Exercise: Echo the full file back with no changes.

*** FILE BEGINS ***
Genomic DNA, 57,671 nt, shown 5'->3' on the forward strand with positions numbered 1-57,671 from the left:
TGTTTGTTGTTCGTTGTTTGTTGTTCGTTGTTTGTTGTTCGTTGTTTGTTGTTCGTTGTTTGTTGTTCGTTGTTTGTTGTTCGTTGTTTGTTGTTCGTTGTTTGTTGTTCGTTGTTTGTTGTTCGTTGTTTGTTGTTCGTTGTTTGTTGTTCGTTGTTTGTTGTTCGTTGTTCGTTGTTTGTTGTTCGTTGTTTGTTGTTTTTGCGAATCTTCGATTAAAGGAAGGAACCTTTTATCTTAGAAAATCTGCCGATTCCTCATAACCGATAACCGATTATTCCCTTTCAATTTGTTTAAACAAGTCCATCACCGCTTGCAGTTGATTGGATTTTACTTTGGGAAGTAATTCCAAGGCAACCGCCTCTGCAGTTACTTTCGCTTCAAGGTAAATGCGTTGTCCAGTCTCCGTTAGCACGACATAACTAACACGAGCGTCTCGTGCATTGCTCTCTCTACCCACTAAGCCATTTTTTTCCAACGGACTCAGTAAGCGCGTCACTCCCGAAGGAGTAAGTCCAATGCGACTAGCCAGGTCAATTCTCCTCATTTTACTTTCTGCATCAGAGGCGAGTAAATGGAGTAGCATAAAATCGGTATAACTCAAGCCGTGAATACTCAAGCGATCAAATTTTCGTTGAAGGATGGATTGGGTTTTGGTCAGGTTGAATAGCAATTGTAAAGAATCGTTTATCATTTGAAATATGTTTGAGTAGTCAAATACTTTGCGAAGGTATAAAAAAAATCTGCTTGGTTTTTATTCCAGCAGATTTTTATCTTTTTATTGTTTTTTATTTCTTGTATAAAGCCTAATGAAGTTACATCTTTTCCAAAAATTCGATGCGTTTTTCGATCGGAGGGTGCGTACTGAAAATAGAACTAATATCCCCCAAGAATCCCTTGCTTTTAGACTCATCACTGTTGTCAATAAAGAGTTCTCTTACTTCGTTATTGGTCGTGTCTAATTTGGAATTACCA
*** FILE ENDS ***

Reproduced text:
Genomic DNA, 57,671 nt, shown 5'->3' on the forward strand with positions numbered 1-57,671 from the left:
TGTTTGTTGTTCGTTGTTTGTTGTTCGTTGTTTGTTGTTCGTTGTTTGTTGTTCGTTGTTTGTTGTTCGTTGTTTGTTGTTCGTTGTTTGTTGTTCGTTGTTTGTTGTTCGTTGTTTGTTGTTCGTTGTTTGTTGTTCGTTGTTTGTTGTTCGTTGTTTGTTGTTCGTTGTTCGTTGTTTGTTGTTCGTTGTTTGTTGTTTTTGCGAATCTTCGATTAAAGGAAGGAACCTTTTATCTTAGAAAATCTGCCGATTCCTCATAACCGATAACCGATTATTCCCTTTCAATTTGTTTAAACAAGTCCATCACCGCTTGCAGTTGATTGGATTTTACTTTGGGAAGTAATTCCAAGGCAACCGCCTCTGCAGTTACTTTCGCTTCAAGGTAAATGCGTTGTCCAGTCTCCGTTAGCACGACATAACTAACACGAGCGTCTCGTGCATTGCTCTCTCTACCCACTAAGCCATTTTTTTCCAACGGACTCAGTAAGCGCGTCACTCCCGAAGGAGTAAGTCCAATGCGACTAGCCAGGTCAATTCTCCTCATTTTACTTTCTGCATCAGAGGCGAGTAAATGGAGTAGCATAAAATCGGTATAACTCAAGCCGTGAATACTCAAGCGATCAAATTTTCGTTGAAGGATGGATTGGGTTTTGGTCAGGTTGAATAGCAATTGTAAAGAATCGTTTATCATTTGAAATATGTTTGAGTAGTCAAATACTTTGCGAAGGTATAAAAAAAATCTGCTTGGTTTTTATTCCAGCAGATTTTTATCTTTTTATTGTTTTTTATTTCTTGTATAAAGCCTAATGAAGTTACATCTTTTCCAAAAATTCGATGCGTTTTTCGATCGGAGGGTGCGTACTGAAAATAGAACTAATATCCCCCAAGAATCCCTTGCTTTTAGACTCATCACTGTTGTCAATAAAGAGTTCTCTTACTTCGTTATTGGTCGTGTCTAATTTGGAATTACCA